Signs of Heroin/Opiate Abuse

Heroin is an opioid drug that is made from morphine: a natural substance derived from the seed pods of opium poppy plants. It may look like a white or brown powder, and it also comes in a black, sticky form called black tar heroin. This drug is injected, sniffed, snorted, or smoked.

Heroin enters the brain very rapidly in order to bond with opioid receptors, creating a rush of euphoria and pleasure. Other common effects include dry mouth, flushing of the skin, nausea, vomiting, feeling heavy or itchy, and clouded mental functioning.

This substance is extremely addictive and has recently flooded the American market. The number of users nearly doubled between 2007 and 2012. Because it is so widely available and so cheap compared to prescription opioids, it is important to be able to identify when your loved one has developed an addiction to heroin.

Signs and Symptoms of Addiction

Signs that your loved one may be taking heroin include:

  • Going “on the nod” – a state where they vacillate between consciousness and semiconsciousness
  • Insomnia
  • Bloodshot eyes
  • Constricted “pinpoint” pupils
  • Collapsed veins (for those who inject heroin)
  • Damaged nasal tissue or sniffling (for those who snort it)
  • Abscesses (pus-filled, swollen tissue)
  • Rapid weight loss
  • Lack of motivation
  • Extreme drowsiness
  • Financial problems, borrowing or stealing money
  • Constipation and stomach cramping
  • Scruffy, unkempt appearance
  • Depression
  • Paranoia
  • Poor hygiene
  • Pneumonia and lung complications
  • Secretive behavior
  • Sexual dysfunction for men
  • Irregular menstrual cycles for women
  • Contraction of HIV, hepatitis C (injection-related diseases)

Heroin Addiction Treatment

Addiction is a progressive, chronic, relapsing disease of the brain. Successfully managing this disorder requires evidence-based treatment at an accredited addiction treatment center. Several factors such as past trauma, social circles, personal history, mental health, genetic predispositions, and the availability of certain drugs may impact a person’s healing. Because such a wide array of issues may influence someone to develop a heroin addiction, it is vital to create an individualized treatment plan that takes these things into account.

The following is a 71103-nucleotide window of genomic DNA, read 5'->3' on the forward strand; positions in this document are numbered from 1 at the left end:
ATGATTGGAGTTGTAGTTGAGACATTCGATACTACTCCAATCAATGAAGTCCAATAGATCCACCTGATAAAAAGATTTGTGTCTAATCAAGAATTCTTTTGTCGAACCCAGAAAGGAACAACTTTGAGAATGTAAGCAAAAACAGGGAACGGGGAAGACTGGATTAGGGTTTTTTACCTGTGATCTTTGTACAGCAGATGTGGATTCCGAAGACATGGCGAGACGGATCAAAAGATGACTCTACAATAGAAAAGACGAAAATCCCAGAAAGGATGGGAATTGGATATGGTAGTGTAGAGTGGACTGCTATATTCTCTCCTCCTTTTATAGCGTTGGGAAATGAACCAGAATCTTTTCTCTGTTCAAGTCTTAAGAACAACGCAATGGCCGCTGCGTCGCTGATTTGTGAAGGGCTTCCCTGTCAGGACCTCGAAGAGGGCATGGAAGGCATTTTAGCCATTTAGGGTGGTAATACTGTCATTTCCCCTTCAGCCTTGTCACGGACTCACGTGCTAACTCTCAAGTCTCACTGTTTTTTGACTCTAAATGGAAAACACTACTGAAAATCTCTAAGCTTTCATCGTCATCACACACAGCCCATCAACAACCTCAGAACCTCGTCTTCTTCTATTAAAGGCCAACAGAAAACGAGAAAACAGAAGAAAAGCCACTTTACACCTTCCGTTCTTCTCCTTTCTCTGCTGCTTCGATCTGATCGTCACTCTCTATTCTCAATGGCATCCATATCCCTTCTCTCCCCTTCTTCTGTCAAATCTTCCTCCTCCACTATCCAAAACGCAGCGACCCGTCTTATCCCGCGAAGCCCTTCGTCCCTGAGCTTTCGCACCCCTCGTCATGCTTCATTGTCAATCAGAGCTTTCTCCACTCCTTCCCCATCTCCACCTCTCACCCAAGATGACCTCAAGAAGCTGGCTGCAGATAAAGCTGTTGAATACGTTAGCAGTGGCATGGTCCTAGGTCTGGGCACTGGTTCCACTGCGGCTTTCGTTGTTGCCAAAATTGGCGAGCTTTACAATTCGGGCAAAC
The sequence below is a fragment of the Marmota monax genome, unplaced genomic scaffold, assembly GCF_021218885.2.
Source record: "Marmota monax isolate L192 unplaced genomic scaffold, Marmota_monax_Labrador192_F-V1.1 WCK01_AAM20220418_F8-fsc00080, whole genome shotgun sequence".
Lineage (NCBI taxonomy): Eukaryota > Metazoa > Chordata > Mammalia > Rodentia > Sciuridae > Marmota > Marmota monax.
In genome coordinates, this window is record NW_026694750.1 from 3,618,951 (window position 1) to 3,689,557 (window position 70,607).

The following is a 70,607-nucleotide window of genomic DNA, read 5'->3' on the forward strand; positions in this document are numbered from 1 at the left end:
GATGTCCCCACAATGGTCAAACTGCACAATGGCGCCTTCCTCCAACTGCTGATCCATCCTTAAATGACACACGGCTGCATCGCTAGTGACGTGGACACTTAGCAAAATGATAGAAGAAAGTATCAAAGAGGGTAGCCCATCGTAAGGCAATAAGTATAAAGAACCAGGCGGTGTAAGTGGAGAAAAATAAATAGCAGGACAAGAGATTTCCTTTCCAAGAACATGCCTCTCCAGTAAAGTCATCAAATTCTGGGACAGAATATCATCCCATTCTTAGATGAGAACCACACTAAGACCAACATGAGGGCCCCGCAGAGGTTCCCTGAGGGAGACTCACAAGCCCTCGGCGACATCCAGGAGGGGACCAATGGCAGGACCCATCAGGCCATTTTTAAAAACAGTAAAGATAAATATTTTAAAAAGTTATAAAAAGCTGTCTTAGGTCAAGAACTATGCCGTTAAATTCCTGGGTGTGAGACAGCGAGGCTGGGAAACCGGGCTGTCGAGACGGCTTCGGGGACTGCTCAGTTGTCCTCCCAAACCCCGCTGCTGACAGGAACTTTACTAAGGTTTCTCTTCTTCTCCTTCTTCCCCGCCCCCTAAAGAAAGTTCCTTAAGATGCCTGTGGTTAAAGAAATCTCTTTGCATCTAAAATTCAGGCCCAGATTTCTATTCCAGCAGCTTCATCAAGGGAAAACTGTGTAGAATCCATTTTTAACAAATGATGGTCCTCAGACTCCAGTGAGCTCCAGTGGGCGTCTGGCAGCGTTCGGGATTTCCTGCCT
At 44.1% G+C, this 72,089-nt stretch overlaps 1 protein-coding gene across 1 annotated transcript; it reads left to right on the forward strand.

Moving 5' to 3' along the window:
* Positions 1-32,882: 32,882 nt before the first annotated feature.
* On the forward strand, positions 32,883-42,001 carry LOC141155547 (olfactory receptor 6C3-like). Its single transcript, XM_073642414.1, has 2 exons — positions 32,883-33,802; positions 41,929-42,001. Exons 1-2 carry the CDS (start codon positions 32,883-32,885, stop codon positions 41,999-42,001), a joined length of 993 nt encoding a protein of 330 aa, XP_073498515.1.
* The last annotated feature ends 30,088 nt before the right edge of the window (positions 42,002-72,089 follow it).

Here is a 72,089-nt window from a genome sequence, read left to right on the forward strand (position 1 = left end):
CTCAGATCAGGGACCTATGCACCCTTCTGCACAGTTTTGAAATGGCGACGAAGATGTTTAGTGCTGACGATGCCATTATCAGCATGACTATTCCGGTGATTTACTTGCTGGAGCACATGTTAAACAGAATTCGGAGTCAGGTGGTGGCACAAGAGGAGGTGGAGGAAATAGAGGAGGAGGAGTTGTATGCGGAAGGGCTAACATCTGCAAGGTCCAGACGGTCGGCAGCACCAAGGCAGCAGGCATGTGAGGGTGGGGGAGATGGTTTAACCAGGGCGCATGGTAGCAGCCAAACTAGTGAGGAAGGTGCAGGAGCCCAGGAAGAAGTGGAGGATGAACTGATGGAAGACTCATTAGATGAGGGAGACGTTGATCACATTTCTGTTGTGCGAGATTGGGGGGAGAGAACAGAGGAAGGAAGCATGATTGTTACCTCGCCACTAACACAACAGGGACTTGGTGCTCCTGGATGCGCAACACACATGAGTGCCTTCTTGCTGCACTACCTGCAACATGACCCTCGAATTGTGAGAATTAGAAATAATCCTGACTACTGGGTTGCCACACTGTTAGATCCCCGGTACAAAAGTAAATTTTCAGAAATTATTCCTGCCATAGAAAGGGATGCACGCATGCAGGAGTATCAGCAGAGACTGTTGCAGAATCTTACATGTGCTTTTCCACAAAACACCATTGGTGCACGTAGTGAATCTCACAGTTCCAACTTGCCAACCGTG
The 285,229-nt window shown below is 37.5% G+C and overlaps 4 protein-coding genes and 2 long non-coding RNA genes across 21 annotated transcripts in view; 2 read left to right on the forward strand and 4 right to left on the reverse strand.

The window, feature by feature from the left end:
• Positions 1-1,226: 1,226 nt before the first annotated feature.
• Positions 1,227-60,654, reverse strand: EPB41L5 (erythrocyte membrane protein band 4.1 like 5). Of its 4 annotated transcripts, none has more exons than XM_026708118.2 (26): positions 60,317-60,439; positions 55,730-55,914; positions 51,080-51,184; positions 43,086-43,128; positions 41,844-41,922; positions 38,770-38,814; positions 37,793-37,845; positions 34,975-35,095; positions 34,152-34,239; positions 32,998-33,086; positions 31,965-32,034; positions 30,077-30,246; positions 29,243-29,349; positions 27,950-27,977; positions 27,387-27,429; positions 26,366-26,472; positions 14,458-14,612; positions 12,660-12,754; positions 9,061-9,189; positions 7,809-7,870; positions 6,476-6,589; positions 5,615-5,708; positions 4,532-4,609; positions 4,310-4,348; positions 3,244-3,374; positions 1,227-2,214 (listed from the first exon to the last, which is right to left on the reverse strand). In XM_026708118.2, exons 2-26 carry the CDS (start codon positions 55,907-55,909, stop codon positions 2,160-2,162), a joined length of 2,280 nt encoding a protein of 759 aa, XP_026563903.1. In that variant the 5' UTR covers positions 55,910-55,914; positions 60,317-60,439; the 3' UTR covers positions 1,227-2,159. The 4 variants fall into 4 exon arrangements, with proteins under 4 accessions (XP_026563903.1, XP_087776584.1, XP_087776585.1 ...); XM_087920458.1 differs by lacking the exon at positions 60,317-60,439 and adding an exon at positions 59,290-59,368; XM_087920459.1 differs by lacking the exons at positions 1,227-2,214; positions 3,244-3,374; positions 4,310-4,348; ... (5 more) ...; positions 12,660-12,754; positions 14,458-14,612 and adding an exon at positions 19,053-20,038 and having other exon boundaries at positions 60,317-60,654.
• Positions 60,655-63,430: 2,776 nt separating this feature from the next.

Treatment for heroin addiction should include…

  • Group Therapy
  • Individual Counseling (CBT, DBT, EMDR)
  • 12-Step Immersion
  • Individualized Treatment Plans
  • Addiction Education
  • Continued Care
  • Transitional Living
  • Treatment for Co-Occurring Mental Health Disorders
  • A Positive, Supportive Environment

Heroin Addiction Treatment in Long Beach

At New Found Life, we have been saving lives, rebuilding families, and connecting with the community since 1993. We believe that heroin addiction is a treatable disease – not a moral failure. We provide evidence-based, stigma-free drug treatment services that help men and women to get their lives back. Call 800-635-9899 to speak with one of our addiction specialists about creating a treatment plan for yourself or your loved one. We look forward to hearing from you.


New Found Life works with several insurance carriers. Please call 1-800-635-9899 for quick and easy insurance verification.

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